NKJ Isaiah 49:14-15 But Zion said, “The LORD has forsaken me, and my Lord has forgotten me.” 15 Can a woman forget her nursing child, and not have compassion on the son of her womb? Surely they may forget, yet I will not forget you.
Just as a mother remembers her nursing child, so God will always remember us. And He doesn’t just remember us, but He remembers us with compassion toward us in His heart, just as a mother is moved by compassion to feed her crying child.
Most of us would probably find it very hard to imagine how a mother could ever forget or fail to be compassionate toward her child. But we should find it even more difficult to believe that God could ever forget us!
But what if – as the LORD says in verse 15 – a mother should forget her child? What if that has happened to some of us? What if some of us have not had such a good mother and therefore struggle to grasp the kind of love being described here? For example, some of us may have been abused or abandoned by our mothers. Well, this leads to another passage I would like to bring to your attention.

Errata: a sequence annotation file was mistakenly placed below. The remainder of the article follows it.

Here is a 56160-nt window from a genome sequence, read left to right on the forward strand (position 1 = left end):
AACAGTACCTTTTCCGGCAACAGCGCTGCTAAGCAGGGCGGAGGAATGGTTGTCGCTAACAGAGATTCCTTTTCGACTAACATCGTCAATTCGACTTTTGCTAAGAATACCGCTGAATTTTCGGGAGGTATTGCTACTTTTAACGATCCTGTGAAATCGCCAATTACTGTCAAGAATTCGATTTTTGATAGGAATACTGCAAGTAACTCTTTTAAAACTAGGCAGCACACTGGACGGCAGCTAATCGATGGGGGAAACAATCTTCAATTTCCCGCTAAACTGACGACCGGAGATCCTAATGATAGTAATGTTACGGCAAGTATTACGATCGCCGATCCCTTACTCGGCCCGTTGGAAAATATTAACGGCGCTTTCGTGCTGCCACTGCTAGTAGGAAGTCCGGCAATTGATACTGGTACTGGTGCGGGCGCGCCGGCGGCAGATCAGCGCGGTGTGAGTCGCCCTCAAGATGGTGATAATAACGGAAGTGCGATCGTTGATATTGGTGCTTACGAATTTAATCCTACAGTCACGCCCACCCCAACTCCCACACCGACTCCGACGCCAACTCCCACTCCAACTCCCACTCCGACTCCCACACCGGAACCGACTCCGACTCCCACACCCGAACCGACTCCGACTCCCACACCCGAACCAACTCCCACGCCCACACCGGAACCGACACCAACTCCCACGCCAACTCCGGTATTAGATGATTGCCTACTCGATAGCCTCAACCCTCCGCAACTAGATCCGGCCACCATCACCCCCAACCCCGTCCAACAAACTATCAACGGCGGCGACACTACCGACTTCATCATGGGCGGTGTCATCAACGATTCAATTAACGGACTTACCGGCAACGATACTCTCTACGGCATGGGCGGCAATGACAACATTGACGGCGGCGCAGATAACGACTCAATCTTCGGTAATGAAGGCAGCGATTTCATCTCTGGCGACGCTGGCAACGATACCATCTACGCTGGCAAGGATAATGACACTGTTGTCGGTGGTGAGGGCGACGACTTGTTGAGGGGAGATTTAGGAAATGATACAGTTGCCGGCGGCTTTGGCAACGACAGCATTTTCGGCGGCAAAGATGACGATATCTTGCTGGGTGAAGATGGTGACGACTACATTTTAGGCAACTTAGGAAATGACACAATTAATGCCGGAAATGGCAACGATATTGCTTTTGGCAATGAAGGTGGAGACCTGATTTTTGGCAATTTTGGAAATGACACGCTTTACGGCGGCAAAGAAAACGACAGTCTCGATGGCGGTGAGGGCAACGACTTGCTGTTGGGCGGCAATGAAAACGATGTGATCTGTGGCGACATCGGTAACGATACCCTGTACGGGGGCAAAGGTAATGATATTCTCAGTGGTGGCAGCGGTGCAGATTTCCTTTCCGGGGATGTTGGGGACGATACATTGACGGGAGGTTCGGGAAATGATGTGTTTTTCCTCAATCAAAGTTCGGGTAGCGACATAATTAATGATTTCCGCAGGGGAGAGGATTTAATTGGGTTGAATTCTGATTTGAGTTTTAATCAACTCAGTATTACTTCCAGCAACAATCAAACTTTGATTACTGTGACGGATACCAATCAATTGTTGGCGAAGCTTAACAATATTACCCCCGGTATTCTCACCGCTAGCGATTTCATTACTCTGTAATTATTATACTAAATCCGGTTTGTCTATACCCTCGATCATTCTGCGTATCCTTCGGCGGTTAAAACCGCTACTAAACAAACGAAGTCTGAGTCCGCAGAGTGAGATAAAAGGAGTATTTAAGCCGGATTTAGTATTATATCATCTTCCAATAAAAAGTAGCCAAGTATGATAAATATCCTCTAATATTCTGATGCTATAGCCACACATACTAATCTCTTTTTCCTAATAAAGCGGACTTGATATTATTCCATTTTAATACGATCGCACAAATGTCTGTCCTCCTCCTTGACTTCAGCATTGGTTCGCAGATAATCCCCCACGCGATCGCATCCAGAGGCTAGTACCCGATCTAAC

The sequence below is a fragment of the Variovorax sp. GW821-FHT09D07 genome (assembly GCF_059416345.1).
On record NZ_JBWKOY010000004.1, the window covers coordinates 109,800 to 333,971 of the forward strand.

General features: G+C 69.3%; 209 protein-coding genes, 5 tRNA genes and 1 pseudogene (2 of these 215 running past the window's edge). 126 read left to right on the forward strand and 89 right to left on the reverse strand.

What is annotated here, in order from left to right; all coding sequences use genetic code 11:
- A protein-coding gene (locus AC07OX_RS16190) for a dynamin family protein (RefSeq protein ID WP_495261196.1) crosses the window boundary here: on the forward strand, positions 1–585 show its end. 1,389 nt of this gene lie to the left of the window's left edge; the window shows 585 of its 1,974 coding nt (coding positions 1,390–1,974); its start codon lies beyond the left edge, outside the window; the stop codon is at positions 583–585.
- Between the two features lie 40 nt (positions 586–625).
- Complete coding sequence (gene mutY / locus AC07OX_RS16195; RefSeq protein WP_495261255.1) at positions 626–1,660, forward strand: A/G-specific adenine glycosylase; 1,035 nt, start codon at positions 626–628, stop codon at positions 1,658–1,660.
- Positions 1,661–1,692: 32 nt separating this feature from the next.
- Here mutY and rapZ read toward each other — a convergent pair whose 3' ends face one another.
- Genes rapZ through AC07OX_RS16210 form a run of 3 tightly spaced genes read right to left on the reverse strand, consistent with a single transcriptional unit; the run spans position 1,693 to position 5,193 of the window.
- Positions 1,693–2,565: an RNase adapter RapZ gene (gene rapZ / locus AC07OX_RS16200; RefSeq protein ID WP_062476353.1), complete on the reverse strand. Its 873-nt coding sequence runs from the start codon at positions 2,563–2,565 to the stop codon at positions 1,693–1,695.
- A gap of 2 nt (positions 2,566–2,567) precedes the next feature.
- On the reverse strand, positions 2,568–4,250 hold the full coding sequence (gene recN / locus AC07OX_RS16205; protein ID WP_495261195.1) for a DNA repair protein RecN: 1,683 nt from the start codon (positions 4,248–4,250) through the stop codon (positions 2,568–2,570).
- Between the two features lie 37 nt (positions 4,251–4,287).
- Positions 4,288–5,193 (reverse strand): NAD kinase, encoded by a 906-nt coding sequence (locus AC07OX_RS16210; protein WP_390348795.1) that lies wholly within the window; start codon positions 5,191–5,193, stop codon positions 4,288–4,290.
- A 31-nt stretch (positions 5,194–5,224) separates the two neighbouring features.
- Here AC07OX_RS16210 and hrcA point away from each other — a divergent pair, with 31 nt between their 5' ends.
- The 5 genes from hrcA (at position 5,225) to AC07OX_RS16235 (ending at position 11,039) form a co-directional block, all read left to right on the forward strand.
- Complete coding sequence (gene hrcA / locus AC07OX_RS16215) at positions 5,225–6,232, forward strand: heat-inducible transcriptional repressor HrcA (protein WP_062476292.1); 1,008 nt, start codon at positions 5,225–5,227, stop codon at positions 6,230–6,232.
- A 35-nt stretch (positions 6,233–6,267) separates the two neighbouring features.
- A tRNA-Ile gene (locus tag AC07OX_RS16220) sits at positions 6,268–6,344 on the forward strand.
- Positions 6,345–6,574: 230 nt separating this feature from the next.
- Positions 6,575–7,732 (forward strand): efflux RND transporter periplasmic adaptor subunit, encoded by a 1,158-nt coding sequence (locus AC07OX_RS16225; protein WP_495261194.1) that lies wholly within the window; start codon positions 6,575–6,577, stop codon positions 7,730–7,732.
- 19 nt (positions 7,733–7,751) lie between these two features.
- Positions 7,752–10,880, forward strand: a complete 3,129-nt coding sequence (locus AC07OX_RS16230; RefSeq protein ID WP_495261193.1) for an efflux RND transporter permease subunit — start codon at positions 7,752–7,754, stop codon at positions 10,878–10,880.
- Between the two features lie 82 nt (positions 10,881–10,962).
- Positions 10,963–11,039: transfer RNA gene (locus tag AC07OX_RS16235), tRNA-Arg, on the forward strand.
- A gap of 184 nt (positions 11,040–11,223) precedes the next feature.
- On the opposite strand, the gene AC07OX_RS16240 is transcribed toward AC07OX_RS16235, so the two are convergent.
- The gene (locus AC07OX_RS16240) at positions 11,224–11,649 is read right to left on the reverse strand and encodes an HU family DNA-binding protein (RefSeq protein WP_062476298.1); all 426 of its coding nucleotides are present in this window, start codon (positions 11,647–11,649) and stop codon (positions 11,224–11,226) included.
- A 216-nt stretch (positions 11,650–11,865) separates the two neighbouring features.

NKJ Psalm 27:7-10 Hear, O LORD, when I cry with my voice! Have mercy also upon me, and answer me. 8 When You said, “Seek My face,” my heart said to You, “Your face, LORD, I will seek.” 9 Do not hide Your face from me; do not turn Your servant away in anger; you have been my help; do not leave me nor forsake me, O God of my salvation. 10 When my father and my mother forsake me, then the LORD will take care of me [ESV, “take me in”].
Here David contemplates the possibility that even his own father and mother may abandon him, but he knows that God will never forget His children! God will take us in and take care of us even if our parents abandon us. He will be to us all that a mother or father should be – and so much more!
In fact, He will even give us other people in the Church to replace our lost parents, as Jesus promised His disciples:
NKJ Mark 10:28-30 Then Peter began to say to Him, “See, we have left all and followed You.” 29 So Jesus answered and said, “Assuredly, I say to you, there is no one who has left house or brothers or sisters or father or mother or wife or children or lands, for My sake and the gospel’s, 30 who shall not receive a hundredfold now in this time — houses and brothers and sisters and mothers and children and lands, with persecutions — and in the age to come, eternal life.” (Italics mine.)
This year I definitely want all of you to honor your mother. As the Fifth Commandment says, “Honor your father and your mother” (Exodus 20:12a).
But even more important than that, I encourage you to take time to praise God and thank Him for the way in which godly motherhood pictures His tender love and care for us. And, of course, this is what any godly mother would want you to do as well!